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Research Article | Open Access
Macrophage Capping Protein CapG Is a Putative Oncogene Involved in Migration and Invasiveness in Ovarian Carcinoma
The actin binding protein CapG modulates cell motility by interacting with the cytoskeleton. CapG is associated with tumor progression in different nongynecologic tumor entities and overexpression in breast cancer cell lines correlates with a more invasive phenotype in vitro. Here, we report a significant CapG overexpression in 18/47 (38%) of ovarian carcinomas (OC) analyzed by qRealTime-PCR analyses. Functional analyses in OC cell lines through siRNA mediated CapG knockdown and CapG overexpression showed CapG-dependent cell migration and invasiveness. A single nucleotide polymorphism rs6886 inside the CapG gene was identified, affecting a CapG phosphorylation site and thus potentially modifying CapG function. The minor allele frequency (MAF) of SNP rs6886 (c.1004A/G) was higher and the homozygous (A/A, His335) genotype was significantly more prevalent in patients with fallopian tube carcinomas (50%) as in controls (10%). With OC being one of the most lethal cancer diseases, the detection of novel biomarkers such as CapG could reveal new diagnostic and therapeutic targets. Moreover, in-depth analyses of SNP rs6886 related to FTC and OC will contribute to a better understanding of carcinogenesis and progression of OC.
Ovarian cancer globally represents the fifth leading cause of cancer-related death among women . As no effective screening is available, it is mostly diagnosed in advanced and metastatic stages  and therefore it is associated with a poor overall prognosis. Despite multimodal treatment strategies including surgery, chemo-, and recently antiangiogenic therapy, the average five-year overall survival of advanced stages does not exceed 40% (American Cancer Society, 2013) and the ratio of new diagnosis and death is with 1.4 most unfavorable .
Ovarian carcinoma has traditionally been classified histologically into serous, mucinous, endometrioid, clear-cell, and Brenner tumors, but a new tumor progression model has just recently led to a dualistic classification based on cellular invasiveness and genetic alterations . Type I tumors mostly develop from precursor lesions, are slow growing and in 65% show mutations in the braf and kras genes, which play a crucial role in the cell growth signaling cascade . Their development is therefore thought to follow the adenoma-to-carcinoma sequence .
In contrast, type II or high-grade tumors evolve rapidly with early metastasis within the peritoneal cavity. No precancerous components allow for an early detection; the median survival averages 30 months only. In 50–80% they harbor various p53 mutations  and an overall genetic instability is found, while a certain sequence has not yet been identified.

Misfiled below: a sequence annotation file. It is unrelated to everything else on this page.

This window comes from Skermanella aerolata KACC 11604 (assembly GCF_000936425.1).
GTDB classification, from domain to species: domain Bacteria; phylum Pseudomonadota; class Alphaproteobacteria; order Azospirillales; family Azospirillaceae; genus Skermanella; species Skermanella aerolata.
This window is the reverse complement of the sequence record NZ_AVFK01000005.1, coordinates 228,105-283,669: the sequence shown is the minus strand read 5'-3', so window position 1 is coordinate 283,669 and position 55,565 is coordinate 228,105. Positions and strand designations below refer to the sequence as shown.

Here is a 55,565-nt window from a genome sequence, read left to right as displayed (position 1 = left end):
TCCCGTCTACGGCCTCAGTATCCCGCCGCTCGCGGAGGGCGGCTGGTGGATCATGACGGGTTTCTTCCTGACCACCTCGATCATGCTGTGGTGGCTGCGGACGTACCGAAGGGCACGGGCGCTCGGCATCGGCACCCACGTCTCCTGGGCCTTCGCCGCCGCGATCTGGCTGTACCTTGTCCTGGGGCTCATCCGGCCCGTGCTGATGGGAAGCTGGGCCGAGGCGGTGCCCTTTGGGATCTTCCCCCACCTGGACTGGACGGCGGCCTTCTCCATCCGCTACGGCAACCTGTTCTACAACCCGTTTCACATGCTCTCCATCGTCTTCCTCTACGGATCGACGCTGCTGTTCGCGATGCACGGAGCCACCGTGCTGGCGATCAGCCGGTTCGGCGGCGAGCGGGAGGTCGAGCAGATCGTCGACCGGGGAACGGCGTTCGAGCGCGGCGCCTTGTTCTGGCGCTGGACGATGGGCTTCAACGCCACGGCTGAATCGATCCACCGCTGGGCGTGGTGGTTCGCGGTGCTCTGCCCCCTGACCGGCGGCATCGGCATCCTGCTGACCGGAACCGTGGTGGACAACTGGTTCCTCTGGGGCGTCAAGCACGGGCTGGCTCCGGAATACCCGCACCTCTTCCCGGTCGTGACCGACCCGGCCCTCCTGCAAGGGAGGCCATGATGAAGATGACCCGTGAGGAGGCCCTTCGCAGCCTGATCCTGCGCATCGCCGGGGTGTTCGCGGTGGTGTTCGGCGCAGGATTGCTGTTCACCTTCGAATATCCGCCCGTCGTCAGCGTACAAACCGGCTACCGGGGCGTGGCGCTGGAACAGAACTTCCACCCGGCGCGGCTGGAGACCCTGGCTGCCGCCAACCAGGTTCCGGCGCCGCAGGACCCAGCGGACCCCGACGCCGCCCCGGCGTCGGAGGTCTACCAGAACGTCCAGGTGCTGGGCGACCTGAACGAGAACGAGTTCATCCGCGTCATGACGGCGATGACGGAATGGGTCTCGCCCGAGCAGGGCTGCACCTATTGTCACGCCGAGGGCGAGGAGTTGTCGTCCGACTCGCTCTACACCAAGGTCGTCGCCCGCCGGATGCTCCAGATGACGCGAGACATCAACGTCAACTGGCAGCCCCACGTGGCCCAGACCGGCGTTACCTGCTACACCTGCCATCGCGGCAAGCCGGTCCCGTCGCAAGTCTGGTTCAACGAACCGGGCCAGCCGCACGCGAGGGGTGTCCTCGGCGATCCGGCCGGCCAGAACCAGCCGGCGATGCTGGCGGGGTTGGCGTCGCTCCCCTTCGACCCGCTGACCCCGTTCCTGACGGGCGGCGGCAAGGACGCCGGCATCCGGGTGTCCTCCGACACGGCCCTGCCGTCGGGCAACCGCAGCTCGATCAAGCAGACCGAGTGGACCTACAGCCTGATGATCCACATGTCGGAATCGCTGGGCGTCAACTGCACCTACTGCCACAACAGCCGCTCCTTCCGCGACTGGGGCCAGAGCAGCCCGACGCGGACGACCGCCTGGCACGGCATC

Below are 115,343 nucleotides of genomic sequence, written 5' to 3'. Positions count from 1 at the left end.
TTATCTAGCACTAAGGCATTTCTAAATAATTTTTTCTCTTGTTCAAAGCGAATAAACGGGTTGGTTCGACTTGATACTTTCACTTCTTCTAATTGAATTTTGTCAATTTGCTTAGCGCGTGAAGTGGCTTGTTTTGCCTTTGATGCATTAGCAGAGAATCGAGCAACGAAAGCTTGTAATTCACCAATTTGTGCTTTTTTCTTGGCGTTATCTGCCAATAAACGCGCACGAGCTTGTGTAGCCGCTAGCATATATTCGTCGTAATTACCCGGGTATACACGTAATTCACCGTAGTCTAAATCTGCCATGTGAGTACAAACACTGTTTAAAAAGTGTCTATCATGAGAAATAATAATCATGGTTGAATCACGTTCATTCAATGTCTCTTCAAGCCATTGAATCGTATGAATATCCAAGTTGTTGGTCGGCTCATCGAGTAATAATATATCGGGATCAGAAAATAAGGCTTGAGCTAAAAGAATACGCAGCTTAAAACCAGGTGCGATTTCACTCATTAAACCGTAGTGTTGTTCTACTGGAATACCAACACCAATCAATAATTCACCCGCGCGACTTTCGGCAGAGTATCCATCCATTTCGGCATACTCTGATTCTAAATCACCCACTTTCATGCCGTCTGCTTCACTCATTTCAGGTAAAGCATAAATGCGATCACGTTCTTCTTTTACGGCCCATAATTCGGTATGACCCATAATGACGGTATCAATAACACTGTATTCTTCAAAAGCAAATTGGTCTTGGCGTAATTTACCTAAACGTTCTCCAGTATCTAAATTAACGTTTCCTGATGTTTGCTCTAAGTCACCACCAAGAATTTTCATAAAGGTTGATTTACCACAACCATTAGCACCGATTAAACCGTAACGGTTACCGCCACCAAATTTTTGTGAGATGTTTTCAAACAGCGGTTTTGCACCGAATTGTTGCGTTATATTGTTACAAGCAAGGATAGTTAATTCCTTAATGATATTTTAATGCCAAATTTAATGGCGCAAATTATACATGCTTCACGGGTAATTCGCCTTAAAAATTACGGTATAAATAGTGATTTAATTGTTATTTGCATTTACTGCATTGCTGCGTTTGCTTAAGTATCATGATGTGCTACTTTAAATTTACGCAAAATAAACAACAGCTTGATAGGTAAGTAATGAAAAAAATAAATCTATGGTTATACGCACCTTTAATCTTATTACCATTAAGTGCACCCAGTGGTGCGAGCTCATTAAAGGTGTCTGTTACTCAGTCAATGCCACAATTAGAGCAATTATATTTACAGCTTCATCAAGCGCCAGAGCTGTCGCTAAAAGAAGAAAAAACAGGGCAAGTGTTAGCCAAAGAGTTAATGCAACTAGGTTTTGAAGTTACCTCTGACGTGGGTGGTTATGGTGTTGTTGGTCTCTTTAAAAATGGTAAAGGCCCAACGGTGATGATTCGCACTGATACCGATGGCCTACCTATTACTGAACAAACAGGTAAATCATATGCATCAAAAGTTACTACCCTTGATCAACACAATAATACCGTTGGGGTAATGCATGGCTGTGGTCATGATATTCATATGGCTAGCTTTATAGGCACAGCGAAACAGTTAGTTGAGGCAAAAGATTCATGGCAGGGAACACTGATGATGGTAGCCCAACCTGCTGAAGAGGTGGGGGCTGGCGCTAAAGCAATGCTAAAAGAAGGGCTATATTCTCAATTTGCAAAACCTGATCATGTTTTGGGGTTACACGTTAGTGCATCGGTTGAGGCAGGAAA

Recognizing that migration and invasiveness play an important role, especially in high-grade ovarian carcinoma development, we focused our study on CapG, an actin binding protein that promotes cellular motility and has previously been associated with increased invasiveness in breast cancer [8, 9].
CapG has been identified as an oncogene in various carcinomas [10–12]. In profiling array analyses, we have formerly shown an increased CapG expression in breast and ovarian cancer . It is a member of the gelsolin protein family, which comprises cytoplasmic and nuclear proteins. These, among others, are involved in the shaping of the cytoskeleton by remodeling of actin filaments. This 39 kDa protein is found in both compartments, the cytoplasm and the nucleus , and contributes up to 1% to the entire protein amount in macrophages. It modulates actin length by capping its plus or so-called barbed ends in a - and PIP2-dependent manner. Like all gelsolin-related proteins, it is structured in homologue domains and lacks, in contrast to other nuclear gelsolin-like proteins, a nuclear export sequence  while entering the nucleus is importin dependent. However, it has no canonical nuclear localization signal (NLS) .
Previously, the unique role of CapG, independent of gelsolin, for macrophage motility, phagocytosis, and membrane ruffling has been shown in CapG knockdown mice . Further, CapG and in particular its nuclear fraction has been postulated to promote cellular invasion in collagen in vitro [8, 16].
In the current study, we investigate CapG expression by qRT-PCR analyses. Moreover, we establish an examinable design to determine the impact of CapG on migration and invasiveness in OC cell lines.
Finally, by analyzing a single nucleotide polymorphism localized in exon 10 of the CapG gene, we suggest a novel link between fallopian tube and ovarian carcinomas.
2. Material and Methods
2.1. Patients and Tissue Samples
After receiving IRB approval, a total of 47 OC tissue samples and 21 normal adjacent tissues were obtained from a consecutive series of patients treated with surgery for ovarian cancer between 1994 and 2006 at the Department of Gynecology and Obstetrics, Heinrich-Heine-University Hospital, Duesseldorf, Germany. The median age of 47 patients with OC was 55 yrs (range: 18 to 83 yrs) and 54 yrs (24 to 71 yrs) among cases where normal tissue was obtained. FIGO classification was documented in 41/47 cases with 76% of these assigned to stages III and IV, while the majority displayed dedifferentiated tissues (grading ≥ 2). Samples were preserved in liquid nitrogen and stained with hematoxylin and eosin for tumor verification.